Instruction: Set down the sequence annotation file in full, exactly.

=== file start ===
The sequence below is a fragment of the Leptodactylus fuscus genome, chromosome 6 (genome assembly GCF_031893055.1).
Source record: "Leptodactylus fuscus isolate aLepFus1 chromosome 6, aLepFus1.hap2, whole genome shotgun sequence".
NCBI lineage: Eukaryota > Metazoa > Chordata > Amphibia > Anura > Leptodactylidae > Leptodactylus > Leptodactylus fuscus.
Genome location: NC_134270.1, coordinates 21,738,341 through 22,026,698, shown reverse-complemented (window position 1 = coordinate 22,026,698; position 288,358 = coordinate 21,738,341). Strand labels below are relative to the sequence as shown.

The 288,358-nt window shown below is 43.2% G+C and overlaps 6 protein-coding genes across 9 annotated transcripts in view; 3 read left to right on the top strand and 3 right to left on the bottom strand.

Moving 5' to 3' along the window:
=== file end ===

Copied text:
The sequence below is a fragment of the Leptodactylus fuscus genome, chromosome 6 (genome assembly GCF_031893055.1).
Source record: "Leptodactylus fuscus isolate aLepFus1 chromosome 6, aLepFus1.hap2, whole genome shotgun sequence".
NCBI lineage: Eukaryota > Metazoa > Chordata > Amphibia > Anura > Leptodactylidae > Leptodactylus > Leptodactylus fuscus.
Genome location: NC_134270.1, coordinates 21,738,341 through 22,026,698, shown reverse-complemented (window position 1 = coordinate 22,026,698; position 288,358 = coordinate 21,738,341). Strand labels below are relative to the sequence as shown.

The 288,358-nt window shown below is 43.2% G+C and overlaps 6 protein-coding genes across 9 annotated transcripts in view; 3 read left to right on the top strand and 3 right to left on the bottom strand.

Moving 5' to 3' along the window: